Despite all that the Arctic countries have done to try to make the region safer for transportation, deadly accidents still tragically happen. On Saturday, First Air flight 6560, en route from Yellowknife to Resolute Bay, crashed, killing 12 people on board and injuring three others. Visibility was approximately three miles at the time of the crash of the Boeing 737, with fog, drizzle, and a 200-foot cloud ceiling.
Though the accident is small compared to large, commercial airliner crashes, the shock waves are being deeply felt throughout the community of only a little over 200 people. Counselors have been sent to both Resolute Bay and Yellowknife. Aziz Kheraj, owner of the local South Camp Inn, chartered the flight every three to six weeks to bring both food and passengers to his hotel in the remote High North. Kheraj lost a granddaughter and six staff members, while his other 7-year old granddaughter, Gabrielle Pelky, was injured, though she was fortunately released from the hospital yesterday. She and two other passengers were first flown to a hospital in Iqaluit and then to Ottawa General Hospital, over 2,100 miles away – demonstrating the enormous lack of resources and infrastructure in the Arctic.
The Premier of Nunavut, Eva Aariak, stated,
“We have 25 communities in Nunavut and we always feel the pain and loss of those who perished as if they were part of our community…We have such a connectedness in all of our communities, so our hearts and thoughts go out to all those affected throughout and especially those in Resolute.”
The scientific community has also lost an important figure, as Marty Bergmann, director of Natural Resources Canada’s Polar Continental Shelf Program (PCSP) and chair of the Forum of Arctic Research Operators, was killed. Stephen Harper spoke warmly of Bergmann, observing, “During his impressive career in the government — most recently as director of the Polar Continental Shelf Program with Natural Resources – he worked tirelessly to support researchers in the country’s vast and remote North and has been a leader in rejuvenating Canada’s Arctic research infrastructure.” The PCSP is currently upgrading an existing research facility in Resolute with the $11 million in federal funding awarded through the Arctic Research Infrastructure Fund. Harper added, “His legacy will live on in the science benefiting Northern families and in exercising Canada’s sovereignty over its Arctic territory.”
Fortunately, though, just two kilometers away, members of the Canadian Armed Forces were preparing to stage the rescue of an airplane crash, scheduled to take place on Monday as part of the third week of the annual Arctic exercises, Operation Nanook. The nearby soldiers were able to arrive at the scene of the real crash within 10 minutes, with four helicopters as well. First responders from Resolute Bay came soon thereafter.
Prime Minister Stephen Harper said in a statement, “Thanks to the herculean efforts of first responders, including members of the Canadian Armed Forces, lives were saved that otherwise might have been lost.” This is a busy time for Resolute, as Harper was supposed to be there yesterday as part of his annual visit to the Arctic. He rescheduled his visit to today, however, in order to pay his respects. On Saturday, Governor General David Johnston and his wife were already in Resolute on their tour of the Arctic, but their public events on Sunday were cancelled.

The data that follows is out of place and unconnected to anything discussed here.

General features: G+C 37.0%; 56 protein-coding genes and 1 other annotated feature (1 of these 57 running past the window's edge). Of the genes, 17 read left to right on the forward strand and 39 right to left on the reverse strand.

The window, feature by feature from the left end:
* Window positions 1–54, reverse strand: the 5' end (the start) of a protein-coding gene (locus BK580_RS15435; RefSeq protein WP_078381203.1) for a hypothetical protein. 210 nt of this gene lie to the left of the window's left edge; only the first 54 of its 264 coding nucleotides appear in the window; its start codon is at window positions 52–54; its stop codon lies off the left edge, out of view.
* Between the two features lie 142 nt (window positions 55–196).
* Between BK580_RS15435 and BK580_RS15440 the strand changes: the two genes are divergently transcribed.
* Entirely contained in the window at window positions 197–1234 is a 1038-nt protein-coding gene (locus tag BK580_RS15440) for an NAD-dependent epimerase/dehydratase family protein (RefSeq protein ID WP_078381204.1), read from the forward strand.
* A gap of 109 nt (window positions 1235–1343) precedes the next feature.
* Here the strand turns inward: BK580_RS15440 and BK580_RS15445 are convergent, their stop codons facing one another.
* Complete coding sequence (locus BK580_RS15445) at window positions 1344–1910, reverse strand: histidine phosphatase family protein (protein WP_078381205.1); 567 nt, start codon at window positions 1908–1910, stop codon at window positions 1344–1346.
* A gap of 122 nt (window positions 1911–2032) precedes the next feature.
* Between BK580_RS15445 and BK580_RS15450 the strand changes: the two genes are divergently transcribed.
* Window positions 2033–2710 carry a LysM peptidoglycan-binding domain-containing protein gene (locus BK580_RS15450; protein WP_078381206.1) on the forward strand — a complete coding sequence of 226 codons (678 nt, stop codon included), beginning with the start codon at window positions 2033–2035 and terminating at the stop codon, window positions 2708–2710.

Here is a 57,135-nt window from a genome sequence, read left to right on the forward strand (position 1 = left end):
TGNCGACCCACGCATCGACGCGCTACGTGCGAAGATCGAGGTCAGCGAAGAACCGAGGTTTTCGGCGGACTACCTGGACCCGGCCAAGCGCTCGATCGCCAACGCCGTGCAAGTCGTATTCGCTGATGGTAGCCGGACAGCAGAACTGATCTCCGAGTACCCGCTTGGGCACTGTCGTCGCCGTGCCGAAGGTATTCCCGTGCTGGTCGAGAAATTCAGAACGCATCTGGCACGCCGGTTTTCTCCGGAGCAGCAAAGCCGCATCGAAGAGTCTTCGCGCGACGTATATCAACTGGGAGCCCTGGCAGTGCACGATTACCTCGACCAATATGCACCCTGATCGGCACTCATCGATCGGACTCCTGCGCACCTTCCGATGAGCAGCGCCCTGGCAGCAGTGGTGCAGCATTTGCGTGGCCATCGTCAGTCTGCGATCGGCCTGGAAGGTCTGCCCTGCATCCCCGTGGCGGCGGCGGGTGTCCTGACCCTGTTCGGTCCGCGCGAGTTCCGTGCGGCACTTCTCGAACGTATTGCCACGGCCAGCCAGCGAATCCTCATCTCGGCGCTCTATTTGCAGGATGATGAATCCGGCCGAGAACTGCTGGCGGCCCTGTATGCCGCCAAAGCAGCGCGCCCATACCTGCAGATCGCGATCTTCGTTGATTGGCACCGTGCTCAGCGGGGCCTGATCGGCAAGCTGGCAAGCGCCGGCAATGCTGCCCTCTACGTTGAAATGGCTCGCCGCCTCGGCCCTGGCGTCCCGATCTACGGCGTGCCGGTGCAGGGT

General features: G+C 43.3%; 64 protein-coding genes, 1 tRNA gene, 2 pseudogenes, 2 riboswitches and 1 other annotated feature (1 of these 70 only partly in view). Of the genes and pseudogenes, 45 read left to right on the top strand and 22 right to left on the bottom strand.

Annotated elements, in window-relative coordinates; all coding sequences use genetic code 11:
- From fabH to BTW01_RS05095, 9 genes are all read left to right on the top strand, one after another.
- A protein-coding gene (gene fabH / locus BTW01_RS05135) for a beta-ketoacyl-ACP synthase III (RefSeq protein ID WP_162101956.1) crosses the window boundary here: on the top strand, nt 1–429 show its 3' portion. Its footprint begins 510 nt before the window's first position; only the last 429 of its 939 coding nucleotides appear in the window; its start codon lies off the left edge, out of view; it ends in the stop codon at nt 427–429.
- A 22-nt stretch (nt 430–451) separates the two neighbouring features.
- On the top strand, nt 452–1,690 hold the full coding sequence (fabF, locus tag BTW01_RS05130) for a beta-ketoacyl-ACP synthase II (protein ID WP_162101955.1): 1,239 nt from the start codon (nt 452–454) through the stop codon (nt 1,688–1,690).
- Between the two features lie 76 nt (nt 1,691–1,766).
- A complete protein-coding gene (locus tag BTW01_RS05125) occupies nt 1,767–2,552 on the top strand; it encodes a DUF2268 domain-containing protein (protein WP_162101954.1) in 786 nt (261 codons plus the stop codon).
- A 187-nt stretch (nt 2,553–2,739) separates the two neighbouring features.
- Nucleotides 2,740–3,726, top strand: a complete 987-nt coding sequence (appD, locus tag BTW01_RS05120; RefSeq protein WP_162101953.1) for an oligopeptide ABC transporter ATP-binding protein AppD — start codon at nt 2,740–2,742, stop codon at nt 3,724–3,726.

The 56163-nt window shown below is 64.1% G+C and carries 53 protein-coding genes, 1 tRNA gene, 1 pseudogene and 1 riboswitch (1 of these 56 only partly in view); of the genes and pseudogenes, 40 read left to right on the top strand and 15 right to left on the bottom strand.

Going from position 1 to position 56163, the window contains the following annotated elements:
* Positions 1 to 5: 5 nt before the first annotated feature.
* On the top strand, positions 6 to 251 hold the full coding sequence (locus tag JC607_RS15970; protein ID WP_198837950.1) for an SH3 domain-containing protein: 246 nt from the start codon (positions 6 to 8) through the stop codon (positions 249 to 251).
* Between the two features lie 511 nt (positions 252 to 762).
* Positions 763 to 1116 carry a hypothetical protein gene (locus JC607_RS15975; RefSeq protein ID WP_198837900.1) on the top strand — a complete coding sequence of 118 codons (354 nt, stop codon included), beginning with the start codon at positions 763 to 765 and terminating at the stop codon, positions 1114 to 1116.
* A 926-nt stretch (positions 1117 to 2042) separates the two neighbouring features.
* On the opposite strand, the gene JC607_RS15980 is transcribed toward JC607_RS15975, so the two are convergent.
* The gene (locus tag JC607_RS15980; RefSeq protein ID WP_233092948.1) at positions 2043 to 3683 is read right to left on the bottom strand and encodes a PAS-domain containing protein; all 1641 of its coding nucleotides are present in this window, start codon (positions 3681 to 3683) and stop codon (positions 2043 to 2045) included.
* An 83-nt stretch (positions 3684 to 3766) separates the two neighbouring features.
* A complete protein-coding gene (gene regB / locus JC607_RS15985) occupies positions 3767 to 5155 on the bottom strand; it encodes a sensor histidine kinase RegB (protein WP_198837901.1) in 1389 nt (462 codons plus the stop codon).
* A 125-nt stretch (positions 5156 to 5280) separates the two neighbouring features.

But though all of these high-level politicians and the military had convened near Resolute over the past weekend, Harper was realistic about the chances of there being permanent search and rescue capabilities up North. He said today, “We have to be realistic — there is no possible way, in the vastness of the Canadian Arctic, we could have all of the resources necessary, close by. It’s just impossible.” The fact that Ottawa is over 2,100 miles away from Resolute highlights the vast expanse of the Canadian Arctic, both vertically and horizontally. Ottawa and resolute are just a couple of hundred miles closer than San Francisco and Washington, D.C.
Airplane accidents are unfortunately a somewhat familiar occurrence in the Arctic due to the severe weather. In the U.S., for instance, from 1990-2009, 35% of all commuter and air taxi accidents in the U.S. occur in Alaska . This past July, the crash of a single-engine de Havilland Canada DHC-2 Beaver plane in northeastern Saskatchewan killed five. These recent crashes all underscore the need for improved aeronautical safety in the Arctic, which better weather monitoring systems might help to achieve.
My thoughts go out to all those affected by the crash.
“Deadly plane crash strikes Arctic hamlet,” Montreal Gazette
“First Air Flight 6560,” Canadian Skies
“Pain of Arctic jet crash spreads,” The Canadian Press